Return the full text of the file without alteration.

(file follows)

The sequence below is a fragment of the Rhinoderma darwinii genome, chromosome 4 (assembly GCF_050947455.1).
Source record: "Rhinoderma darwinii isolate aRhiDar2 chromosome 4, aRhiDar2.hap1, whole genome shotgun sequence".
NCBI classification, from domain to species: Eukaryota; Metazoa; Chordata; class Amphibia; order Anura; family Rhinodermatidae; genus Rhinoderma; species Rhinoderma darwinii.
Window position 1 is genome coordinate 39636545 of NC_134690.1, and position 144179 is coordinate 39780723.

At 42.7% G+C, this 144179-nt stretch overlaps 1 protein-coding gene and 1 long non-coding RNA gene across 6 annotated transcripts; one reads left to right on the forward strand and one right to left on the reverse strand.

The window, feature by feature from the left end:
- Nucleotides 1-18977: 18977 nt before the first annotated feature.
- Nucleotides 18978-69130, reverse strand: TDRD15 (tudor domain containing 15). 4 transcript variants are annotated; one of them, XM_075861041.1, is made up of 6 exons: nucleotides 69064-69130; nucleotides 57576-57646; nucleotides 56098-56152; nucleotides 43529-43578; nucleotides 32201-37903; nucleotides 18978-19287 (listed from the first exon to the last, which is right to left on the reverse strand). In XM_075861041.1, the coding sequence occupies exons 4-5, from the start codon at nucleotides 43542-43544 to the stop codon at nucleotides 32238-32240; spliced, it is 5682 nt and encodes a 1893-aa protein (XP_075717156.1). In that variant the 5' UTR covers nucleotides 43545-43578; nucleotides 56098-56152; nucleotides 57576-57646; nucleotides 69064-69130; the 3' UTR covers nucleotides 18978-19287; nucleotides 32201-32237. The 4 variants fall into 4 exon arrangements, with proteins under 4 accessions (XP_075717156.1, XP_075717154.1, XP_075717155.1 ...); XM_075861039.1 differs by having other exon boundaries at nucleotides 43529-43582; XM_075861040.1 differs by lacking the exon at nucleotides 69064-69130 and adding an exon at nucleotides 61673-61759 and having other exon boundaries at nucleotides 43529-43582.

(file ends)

The sequence below is a fragment of the Rhinoderma darwinii genome, chromosome 4 (assembly GCF_050947455.1).
Source record: "Rhinoderma darwinii isolate aRhiDar2 chromosome 4, aRhiDar2.hap1, whole genome shotgun sequence".
NCBI classification, from domain to species: Eukaryota; Metazoa; Chordata; class Amphibia; order Anura; family Rhinodermatidae; genus Rhinoderma; species Rhinoderma darwinii.
Window position 1 is genome coordinate 39636545 of NC_134690.1, and position 144179 is coordinate 39780723.

At 42.7% G+C, this 144179-nt stretch overlaps 1 protein-coding gene and 1 long non-coding RNA gene across 6 annotated transcripts; one reads left to right on the forward strand and one right to left on the reverse strand.

The window, feature by feature from the left end:
- Nucleotides 1-18977: 18977 nt before the first annotated feature.
- Nucleotides 18978-69130, reverse strand: TDRD15 (tudor domain containing 15). 4 transcript variants are annotated; one of them, XM_075861041.1, is made up of 6 exons: nucleotides 69064-69130; nucleotides 57576-57646; nucleotides 56098-56152; nucleotides 43529-43578; nucleotides 32201-37903; nucleotides 18978-19287 (listed from the first exon to the last, which is right to left on the reverse strand). In XM_075861041.1, the coding sequence occupies exons 4-5, from the start codon at nucleotides 43542-43544 to the stop codon at nucleotides 32238-32240; spliced, it is 5682 nt and encodes a 1893-aa protein (XP_075717156.1). In that variant the 5' UTR covers nucleotides 43545-43578; nucleotides 56098-56152; nucleotides 57576-57646; nucleotides 69064-69130; the 3' UTR covers nucleotides 18978-19287; nucleotides 32201-32237. The 4 variants fall into 4 exon arrangements, with proteins under 4 accessions (XP_075717156.1, XP_075717154.1, XP_075717155.1 ...); XM_075861039.1 differs by having other exon boundaries at nucleotides 43529-43582; XM_075861040.1 differs by lacking the exon at nucleotides 69064-69130 and adding an exon at nucleotides 61673-61759 and having other exon boundaries at nucleotides 43529-43582.